You need to buy the right voltage for the country you live in. In the US and Canada, you need 120V bulbs- no matter if you’re buying LED or incandescent near infrared. If you live in Europe or Australia, you need 220V bulbs. If you live in a different country, you should check which type you need

Incandescent Near Infrared Wattage: Will 100W or 150W Work?

If you are considering buying an incandescent near infrared bulb that is 100-150W, be aware that these are designed for use on small pets, not humans.  

There are some companies out there producing 100-150W bulbs originally intended for small reptiles, branding them with their logo and selling them to the public. They claim that these bulbs are equivalent to human-grade bulbs or that they are intended for use on areas such as the face. The reality is that they are made for pet reptiles, not human beings, regardless of the company’s claims.   

On top of being designed for reptile use, by definition, these bulbs are 40% to 60% less powerful than a true human-grade near infrared bulb. Considering that the average person can use two to three real, human-grade near infrared bulbs for near infrared light therapy, the idea that these small, low-Wattage bulbs could be equally effective is just unrealistic.

Only buy true, human-grade near infrared bulbs, which are 250 Watts or higher, cover an area proportionate to a person’s body and are manufactured to the safety and effectiveness standards of a human-grade product. 

Bottom line: if you want a bulb for yourself, buy one large enough and strong enough (and safe enough) for human use.  

 

How Many Bulbs Do I Need?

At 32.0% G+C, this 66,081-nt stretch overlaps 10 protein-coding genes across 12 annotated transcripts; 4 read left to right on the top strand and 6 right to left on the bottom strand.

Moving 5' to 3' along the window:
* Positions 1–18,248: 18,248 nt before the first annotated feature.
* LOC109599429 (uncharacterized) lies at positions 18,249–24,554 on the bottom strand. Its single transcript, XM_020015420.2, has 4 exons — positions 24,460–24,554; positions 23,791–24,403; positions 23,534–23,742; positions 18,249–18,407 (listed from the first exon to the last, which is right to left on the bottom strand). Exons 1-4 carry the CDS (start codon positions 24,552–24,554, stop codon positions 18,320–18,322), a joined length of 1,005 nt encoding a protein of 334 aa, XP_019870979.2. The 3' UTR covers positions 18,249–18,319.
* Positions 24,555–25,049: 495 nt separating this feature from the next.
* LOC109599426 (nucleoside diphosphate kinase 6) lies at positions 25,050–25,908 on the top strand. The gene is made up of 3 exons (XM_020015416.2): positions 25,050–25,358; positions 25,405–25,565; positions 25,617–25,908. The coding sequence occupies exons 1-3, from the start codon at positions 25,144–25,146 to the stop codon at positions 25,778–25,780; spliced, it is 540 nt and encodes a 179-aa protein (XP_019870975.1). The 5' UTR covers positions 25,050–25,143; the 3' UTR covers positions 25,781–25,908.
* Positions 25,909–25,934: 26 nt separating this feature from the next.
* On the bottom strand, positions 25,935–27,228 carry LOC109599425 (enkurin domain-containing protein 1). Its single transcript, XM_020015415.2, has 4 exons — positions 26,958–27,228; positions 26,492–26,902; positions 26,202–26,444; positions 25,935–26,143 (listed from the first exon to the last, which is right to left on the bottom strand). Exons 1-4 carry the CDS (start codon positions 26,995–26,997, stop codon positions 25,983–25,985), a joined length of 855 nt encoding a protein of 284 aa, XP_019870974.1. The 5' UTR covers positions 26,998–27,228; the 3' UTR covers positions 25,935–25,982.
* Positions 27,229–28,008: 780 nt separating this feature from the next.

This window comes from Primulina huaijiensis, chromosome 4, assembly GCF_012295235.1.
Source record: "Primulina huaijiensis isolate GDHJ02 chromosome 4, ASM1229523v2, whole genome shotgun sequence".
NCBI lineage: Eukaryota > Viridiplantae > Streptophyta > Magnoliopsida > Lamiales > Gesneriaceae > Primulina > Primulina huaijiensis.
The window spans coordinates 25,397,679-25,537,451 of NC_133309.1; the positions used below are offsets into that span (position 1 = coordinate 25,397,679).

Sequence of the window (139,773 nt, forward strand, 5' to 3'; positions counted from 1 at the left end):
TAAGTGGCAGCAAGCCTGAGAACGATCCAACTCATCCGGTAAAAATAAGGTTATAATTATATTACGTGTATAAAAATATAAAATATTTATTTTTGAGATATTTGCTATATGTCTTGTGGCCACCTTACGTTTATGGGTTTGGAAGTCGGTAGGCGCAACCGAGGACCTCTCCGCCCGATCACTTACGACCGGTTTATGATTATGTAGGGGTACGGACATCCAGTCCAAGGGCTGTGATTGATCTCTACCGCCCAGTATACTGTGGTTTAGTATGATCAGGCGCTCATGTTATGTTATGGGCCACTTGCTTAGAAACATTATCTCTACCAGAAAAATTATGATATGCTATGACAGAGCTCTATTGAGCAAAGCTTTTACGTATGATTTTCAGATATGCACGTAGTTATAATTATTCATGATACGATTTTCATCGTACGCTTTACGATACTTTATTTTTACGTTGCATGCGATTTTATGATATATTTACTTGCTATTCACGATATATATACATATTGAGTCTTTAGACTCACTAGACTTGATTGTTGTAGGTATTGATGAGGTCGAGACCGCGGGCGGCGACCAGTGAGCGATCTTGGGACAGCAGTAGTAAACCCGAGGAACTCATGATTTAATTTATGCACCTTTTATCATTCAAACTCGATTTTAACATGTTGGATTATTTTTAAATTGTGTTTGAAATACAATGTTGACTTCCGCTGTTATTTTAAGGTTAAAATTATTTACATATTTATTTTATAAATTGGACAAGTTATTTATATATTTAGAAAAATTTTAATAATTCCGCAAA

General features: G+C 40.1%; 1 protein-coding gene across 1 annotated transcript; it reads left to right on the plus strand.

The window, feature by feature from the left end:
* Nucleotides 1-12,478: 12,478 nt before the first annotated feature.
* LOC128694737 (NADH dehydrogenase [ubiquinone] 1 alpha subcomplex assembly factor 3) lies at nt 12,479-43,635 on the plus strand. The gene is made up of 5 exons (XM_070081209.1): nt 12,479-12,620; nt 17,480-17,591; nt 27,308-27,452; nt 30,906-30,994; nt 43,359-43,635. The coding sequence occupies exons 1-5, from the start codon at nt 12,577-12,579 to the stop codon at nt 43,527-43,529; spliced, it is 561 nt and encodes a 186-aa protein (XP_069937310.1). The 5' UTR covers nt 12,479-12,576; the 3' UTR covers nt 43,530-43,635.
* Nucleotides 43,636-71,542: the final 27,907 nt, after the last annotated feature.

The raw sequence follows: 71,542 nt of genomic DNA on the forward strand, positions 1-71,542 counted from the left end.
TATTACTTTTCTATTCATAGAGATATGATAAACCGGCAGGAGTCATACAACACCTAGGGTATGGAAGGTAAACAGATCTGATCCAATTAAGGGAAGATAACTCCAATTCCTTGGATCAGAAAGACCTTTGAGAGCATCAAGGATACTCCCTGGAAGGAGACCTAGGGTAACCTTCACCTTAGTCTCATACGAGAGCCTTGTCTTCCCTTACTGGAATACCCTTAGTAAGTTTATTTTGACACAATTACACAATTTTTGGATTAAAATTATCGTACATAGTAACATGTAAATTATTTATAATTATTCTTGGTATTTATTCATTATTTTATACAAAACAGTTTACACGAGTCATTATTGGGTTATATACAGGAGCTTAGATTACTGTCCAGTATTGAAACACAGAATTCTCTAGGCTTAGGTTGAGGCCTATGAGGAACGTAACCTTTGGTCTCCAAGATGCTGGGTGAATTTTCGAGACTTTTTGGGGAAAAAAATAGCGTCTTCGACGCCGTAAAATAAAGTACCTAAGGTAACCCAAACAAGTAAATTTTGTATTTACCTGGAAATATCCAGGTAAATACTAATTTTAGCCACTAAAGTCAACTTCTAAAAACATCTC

The number of bulbs you need depends on what you intend to use them for.

If you plan to use incandescent near infrared bulbs to create your own near infrared sauna, you will need enough bulbs so the light and heat reaches from head-to-toe. If you are a short, small person (let’s say, 5’0” tall and 100-110 lbs), you’ll probably only need two or three large, 250W, human-grade bulbs. A taller, larger person would probably need more. Someone who is over 6’ tall would probably need at least three or four bulbs. These are just estimates and like anything else, needs are going to vary from person to person.

If you want to use incandescent near infrared bulbs for near infrared light therapy, one 250W bulb can be enough to do the trick if you’re wanting to treat an area that is about two to three feet in diameter. You can always add more bulbs later if desired.

 

Avoid Bulbs Containing Toxic Substances

While nobody wants products full of toxic chemicals and heavy metals, for those with serious health problems and chemical sensitivity, avoiding them is absolutely mandatory.

When it comes to incandescent near infrared bulbs, beware of bulbs labeled as “shatterproof”. They have a coating that releases odorless toxic fumes when heated above 350-400 degrees. An incandescent near infrared bulb has a surface temperature of 450 degrees within seconds of switching it on. At this level of heat, the coating releases dangerous toxic fumes known to cause illness in humans and death in small birds and animals. While it’s totally understandable to want a solution to the fragility of a normal near infrared incandescent bulb, dangerous toxic fumes that you can’t even see or smell just aren’t worth it.